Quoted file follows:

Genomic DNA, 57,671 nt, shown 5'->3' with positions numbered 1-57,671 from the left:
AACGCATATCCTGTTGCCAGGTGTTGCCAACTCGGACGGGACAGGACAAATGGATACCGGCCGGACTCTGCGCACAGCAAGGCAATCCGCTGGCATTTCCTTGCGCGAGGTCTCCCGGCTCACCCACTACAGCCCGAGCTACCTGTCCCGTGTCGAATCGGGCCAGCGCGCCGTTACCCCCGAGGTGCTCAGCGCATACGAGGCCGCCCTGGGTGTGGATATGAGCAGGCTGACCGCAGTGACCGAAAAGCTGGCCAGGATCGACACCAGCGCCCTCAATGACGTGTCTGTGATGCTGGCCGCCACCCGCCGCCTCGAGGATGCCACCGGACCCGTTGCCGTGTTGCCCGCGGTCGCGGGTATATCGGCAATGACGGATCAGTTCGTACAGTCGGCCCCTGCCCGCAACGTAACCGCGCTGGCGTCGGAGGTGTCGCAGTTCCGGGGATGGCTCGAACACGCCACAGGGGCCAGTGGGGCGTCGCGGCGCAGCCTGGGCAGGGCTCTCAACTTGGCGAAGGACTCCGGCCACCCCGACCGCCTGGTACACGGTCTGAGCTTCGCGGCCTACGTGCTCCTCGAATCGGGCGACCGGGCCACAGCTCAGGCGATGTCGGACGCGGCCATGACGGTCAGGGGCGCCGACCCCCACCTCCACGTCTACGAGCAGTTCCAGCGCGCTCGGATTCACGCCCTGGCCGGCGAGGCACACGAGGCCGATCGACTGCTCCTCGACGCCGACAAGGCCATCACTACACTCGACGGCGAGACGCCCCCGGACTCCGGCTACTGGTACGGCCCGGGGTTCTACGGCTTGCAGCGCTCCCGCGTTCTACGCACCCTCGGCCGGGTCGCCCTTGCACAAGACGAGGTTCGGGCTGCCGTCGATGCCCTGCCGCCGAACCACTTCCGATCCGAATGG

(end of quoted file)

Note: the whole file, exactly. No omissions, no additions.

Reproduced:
Genomic DNA, 57,671 nt, shown 5'->3' with positions numbered 1-57,671 from the left:
AACGCATATCCTGTTGCCAGGTGTTGCCAACTCGGACGGGACAGGACAAATGGATACCGGCCGGACTCTGCGCACAGCAAGGCAATCCGCTGGCATTTCCTTGCGCGAGGTCTCCCGGCTCACCCACTACAGCCCGAGCTACCTGTCCCGTGTCGAATCGGGCCAGCGCGCCGTTACCCCCGAGGTGCTCAGCGCATACGAGGCCGCCCTGGGTGTGGATATGAGCAGGCTGACCGCAGTGACCGAAAAGCTGGCCAGGATCGACACCAGCGCCCTCAATGACGTGTCTGTGATGCTGGCCGCCACCCGCCGCCTCGAGGATGCCACCGGACCCGTTGCCGTGTTGCCCGCGGTCGCGGGTATATCGGCAATGACGGATCAGTTCGTACAGTCGGCCCCTGCCCGCAACGTAACCGCGCTGGCGTCGGAGGTGTCGCAGTTCCGGGGATGGCTCGAACACGCCACAGGGGCCAGTGGGGCGTCGCGGCGCAGCCTGGGCAGGGCTCTCAACTTGGCGAAGGACTCCGGCCACCCCGACCGCCTGGTACACGGTCTGAGCTTCGCGGCCTACGTGCTCCTCGAATCGGGCGACCGGGCCACAGCTCAGGCGATGTCGGACGCGGCCATGACGGTCAGGGGCGCCGACCCCCACCTCCACGTCTACGAGCAGTTCCAGCGCGCTCGGATTCACGCCCTGGCCGGCGAGGCACACGAGGCCGATCGACTGCTCCTCGACGCCGACAAGGCCATCACTACACTCGACGGCGAGACGCCCCCGGACTCCGGCTACTGGTACGGCCCGGGGTTCTACGGCTTGCAGCGCTCCCGCGTTCTACGCACCCTCGGCCGGGTCGCCCTTGCACAAGACGAGGTTCGGGCTGCCGTCGATGCCCTGCCGCCGAACCACTTCCGATCCGAATGG